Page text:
You will be more effective as a parent, and have more fun as a family,
if you drop the guilt and embrace the good that screens have to offer,
while balancing media with other priorities.
When in doubt, try to use media as a means of connecting.
The Art of Screen Time
Anya Kamenetz is a journalist who has been writing about schools, students, and families in the United States for more than a decade and is currently on the education team at National Public Radio. She’s particularly good at distilling vast amounts of cutting-edge academic research, evaluating it, and presenting the fine points in ways parents can use it to make everyday decisions for their families. Her new book, The Art of Screen Time: How Your Family Can Balance Digital Media and Real Life, is both an extremely practical guide for deciding the when, why, and how much of screen time for kids and a deep dive into the current state of research on the generation raised with tablets, smartphones, and 24/7 access to information and entertainment at their fingertips.
Kamenetz is a parent herself, with two young girls. One of the things that distinguishes Screen Time is that she frequently includes examples of her own family’s challenges and strategies for dealing with the digital world. And, no doubt as a result of her experience trying to juggle piles of information, she’s included a terrific little section at the end that boils down the takeaways of the book to a few pages of essentials. A few quick examples, which she elaborates on throughout the book:
- Media can have measurable positive effects on reading, school readiness, concentration, and learning.
- Habits are often set in the preschool years, which is when parents have the most control. But it’s never too late to have a positive influence.
- Different ages require different approaches.
- Parental rules and attitudes about technology make a measurable, positive difference through the teenage years and beyond.
- Screens and sleep don’t mix.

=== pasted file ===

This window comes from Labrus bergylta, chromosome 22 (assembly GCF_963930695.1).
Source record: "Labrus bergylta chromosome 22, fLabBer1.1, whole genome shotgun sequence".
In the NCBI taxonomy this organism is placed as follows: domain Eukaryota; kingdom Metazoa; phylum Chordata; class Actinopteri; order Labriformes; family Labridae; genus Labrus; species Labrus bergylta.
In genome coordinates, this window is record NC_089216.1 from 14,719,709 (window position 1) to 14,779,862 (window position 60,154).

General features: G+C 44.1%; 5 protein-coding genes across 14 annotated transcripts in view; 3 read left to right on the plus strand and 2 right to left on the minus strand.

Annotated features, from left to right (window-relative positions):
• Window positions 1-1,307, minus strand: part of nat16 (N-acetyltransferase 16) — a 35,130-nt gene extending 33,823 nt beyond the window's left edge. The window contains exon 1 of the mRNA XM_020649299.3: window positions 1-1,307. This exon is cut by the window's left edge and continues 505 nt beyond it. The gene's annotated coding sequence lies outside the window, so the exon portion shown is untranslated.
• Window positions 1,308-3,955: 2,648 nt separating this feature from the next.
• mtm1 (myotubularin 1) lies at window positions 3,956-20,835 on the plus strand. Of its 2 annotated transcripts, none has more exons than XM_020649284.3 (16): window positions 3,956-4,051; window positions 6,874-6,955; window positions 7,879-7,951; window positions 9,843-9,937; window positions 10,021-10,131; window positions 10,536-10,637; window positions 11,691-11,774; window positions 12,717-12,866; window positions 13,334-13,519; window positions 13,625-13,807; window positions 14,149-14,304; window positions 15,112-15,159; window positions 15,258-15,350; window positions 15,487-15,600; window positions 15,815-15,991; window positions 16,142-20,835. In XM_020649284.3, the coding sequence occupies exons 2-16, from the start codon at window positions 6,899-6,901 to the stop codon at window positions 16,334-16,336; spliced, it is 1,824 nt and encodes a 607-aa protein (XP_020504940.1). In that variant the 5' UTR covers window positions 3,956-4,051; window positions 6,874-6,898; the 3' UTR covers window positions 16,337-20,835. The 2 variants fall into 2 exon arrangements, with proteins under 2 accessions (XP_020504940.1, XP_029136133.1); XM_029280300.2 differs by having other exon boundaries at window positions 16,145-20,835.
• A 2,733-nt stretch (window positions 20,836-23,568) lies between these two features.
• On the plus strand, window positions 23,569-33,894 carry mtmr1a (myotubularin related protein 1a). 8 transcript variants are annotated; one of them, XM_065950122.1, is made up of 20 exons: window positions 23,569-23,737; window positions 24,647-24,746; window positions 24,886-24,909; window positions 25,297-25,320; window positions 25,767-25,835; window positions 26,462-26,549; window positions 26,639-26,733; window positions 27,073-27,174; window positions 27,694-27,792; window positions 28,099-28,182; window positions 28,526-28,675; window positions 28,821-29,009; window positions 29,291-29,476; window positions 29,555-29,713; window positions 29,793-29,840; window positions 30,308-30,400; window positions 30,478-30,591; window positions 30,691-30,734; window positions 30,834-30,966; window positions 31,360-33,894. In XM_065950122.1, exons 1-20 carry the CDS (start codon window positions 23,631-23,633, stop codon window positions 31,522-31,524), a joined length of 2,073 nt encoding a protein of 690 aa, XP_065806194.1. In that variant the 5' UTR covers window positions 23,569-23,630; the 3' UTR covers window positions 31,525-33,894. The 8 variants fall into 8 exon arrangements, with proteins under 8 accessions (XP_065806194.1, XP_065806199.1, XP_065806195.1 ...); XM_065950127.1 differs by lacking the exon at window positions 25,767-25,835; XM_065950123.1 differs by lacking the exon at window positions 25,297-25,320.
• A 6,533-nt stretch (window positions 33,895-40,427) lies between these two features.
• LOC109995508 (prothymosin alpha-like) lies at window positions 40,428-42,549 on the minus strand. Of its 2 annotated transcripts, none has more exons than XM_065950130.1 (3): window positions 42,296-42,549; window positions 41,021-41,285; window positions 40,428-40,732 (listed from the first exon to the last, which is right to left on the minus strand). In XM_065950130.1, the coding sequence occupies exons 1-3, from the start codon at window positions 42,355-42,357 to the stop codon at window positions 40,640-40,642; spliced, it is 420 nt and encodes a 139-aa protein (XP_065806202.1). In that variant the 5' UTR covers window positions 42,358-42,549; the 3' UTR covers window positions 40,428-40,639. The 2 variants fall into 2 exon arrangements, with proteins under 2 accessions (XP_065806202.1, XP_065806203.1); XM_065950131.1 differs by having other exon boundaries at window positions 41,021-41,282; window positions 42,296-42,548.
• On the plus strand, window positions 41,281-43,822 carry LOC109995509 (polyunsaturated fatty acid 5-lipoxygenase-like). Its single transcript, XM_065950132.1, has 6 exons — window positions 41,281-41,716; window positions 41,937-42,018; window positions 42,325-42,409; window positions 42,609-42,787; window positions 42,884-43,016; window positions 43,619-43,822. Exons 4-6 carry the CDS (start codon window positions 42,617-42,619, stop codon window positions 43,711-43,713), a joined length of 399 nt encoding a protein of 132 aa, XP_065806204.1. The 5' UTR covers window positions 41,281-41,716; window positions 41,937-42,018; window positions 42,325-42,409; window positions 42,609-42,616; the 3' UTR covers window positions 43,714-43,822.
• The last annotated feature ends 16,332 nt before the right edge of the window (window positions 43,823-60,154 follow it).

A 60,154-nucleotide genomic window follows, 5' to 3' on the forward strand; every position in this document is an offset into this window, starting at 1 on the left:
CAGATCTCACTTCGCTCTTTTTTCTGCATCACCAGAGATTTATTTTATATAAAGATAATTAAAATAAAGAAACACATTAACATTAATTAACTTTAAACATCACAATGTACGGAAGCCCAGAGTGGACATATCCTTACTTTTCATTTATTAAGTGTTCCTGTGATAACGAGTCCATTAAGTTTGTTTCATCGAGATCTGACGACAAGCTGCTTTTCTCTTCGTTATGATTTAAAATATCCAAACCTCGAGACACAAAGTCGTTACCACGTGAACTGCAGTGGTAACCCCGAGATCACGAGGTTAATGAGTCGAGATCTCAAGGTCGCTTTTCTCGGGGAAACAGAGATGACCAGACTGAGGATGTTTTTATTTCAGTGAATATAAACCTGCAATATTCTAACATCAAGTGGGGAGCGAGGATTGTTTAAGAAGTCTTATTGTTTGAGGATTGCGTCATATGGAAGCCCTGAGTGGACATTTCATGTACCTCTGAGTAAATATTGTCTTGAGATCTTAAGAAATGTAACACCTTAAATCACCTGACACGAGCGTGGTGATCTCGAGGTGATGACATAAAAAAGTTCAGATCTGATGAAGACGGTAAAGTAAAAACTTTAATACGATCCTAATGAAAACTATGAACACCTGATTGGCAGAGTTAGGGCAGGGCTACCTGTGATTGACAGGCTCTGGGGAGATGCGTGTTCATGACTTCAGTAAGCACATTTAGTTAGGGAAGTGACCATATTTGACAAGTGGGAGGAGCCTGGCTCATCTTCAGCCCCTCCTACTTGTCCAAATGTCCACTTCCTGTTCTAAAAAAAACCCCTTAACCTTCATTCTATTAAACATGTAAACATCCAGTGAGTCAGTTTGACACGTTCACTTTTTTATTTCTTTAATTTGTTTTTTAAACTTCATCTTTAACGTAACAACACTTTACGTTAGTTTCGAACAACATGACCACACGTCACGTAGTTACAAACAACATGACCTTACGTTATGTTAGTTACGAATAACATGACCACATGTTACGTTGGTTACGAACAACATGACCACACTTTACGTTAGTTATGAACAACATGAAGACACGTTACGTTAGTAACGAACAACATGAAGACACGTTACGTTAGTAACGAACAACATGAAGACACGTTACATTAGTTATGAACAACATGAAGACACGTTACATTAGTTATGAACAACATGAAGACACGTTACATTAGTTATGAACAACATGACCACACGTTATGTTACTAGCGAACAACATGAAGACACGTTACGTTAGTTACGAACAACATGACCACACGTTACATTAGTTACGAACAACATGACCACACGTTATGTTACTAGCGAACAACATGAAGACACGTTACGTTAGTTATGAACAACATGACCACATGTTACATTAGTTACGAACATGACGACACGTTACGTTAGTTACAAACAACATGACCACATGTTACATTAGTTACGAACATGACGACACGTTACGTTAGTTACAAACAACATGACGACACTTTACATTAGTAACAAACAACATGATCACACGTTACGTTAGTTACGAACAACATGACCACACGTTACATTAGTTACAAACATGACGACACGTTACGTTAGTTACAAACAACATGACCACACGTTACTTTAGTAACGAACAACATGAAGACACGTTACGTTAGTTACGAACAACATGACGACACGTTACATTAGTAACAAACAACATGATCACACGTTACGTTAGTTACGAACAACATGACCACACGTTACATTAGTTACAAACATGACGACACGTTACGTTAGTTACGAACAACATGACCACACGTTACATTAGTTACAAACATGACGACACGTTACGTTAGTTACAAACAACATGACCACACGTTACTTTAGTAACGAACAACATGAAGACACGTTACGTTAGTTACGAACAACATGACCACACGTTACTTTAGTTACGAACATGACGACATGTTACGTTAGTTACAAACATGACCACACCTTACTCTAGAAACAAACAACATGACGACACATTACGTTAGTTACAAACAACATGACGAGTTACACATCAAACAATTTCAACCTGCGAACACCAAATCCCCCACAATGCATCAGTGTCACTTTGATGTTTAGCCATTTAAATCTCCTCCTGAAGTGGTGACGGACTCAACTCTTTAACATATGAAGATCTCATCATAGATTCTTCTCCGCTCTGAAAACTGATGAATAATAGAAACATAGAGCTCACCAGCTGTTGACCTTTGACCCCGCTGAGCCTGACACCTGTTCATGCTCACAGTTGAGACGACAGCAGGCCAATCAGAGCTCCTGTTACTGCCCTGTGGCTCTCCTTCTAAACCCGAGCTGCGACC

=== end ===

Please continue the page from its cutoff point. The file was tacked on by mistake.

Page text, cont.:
One of the clear conclusions is that much more research is needed and that absolutely critical questions related to the effects of screen time on anxiety and depression, learning difficulties, and violence are still hotly contested by scholars.
I highly recommend an interview Kamenetz did on the Tilt podcast in which many of the questions focused on digital media and kids with various learning challenges. Kamenetz spends significant time looking at how differently wired kids respond to digital media and how it affects social interaction, but it’s clear there are no certainties at this stage. “Even if the affinity some autistic people have for media doesn’t prove to be a smoking gun,” she says, “it is a prompt to consider how both our own and our kids’ screens might serve as either a barrier or a bridge to other human encounters.”
One of the ideas that made the most impact on me in reading Kamenetz’s research is the importance of separating screens and sleep. I’m not a good role model for my teen daughter on this count since I don’t currently follow the sensible rule of shutting down all screens an hour before bedtime. Her book is prompting me to look for ways of changing our family habits around bedtime as well as ways we can do more watching and discussing together, with the ultimate goal—as Kamenetz suggests—of raising kids who understand responsible media use in an atmosphere of trust, not surveillance.
I’m going to try to put into practice some other tips from The Art of Screen Time as well, and I really wish I’d had access to a book like this when my daughter was younger.
Throughout the book, Kamenetz uses the analogy of a healthy diet, with a nod to Michael Pollan’s famous adage, “Eat food. Not too much. Mostly plants.” It’s practically impossible and probably undesirable to raise kids who are entirely media-free in our culture, so the goal has to be raising them to make good choices. Her own adage is: Enjoy screens. Not too much. Mostly together.
My own advice: Get Kamenetz’s book from the library or bookstore and dip into it a chapter at a time, and you’ll learn a lot and find some seriously helpful advice plus a lot of new questions you might want to explore on your own. And at the very least, check out her final five-minute summary at the end, which includes some of most practical parenting tips I’ve read in months.
For her take on other critical issues in education, follow Kamenetz’s reporting at NPR and on Twitter or Facebook, and check out her other books on her website, which is all about the future of education. In other words: our future.
Here’s a long interview that delves into many of the book’s major themes and insights: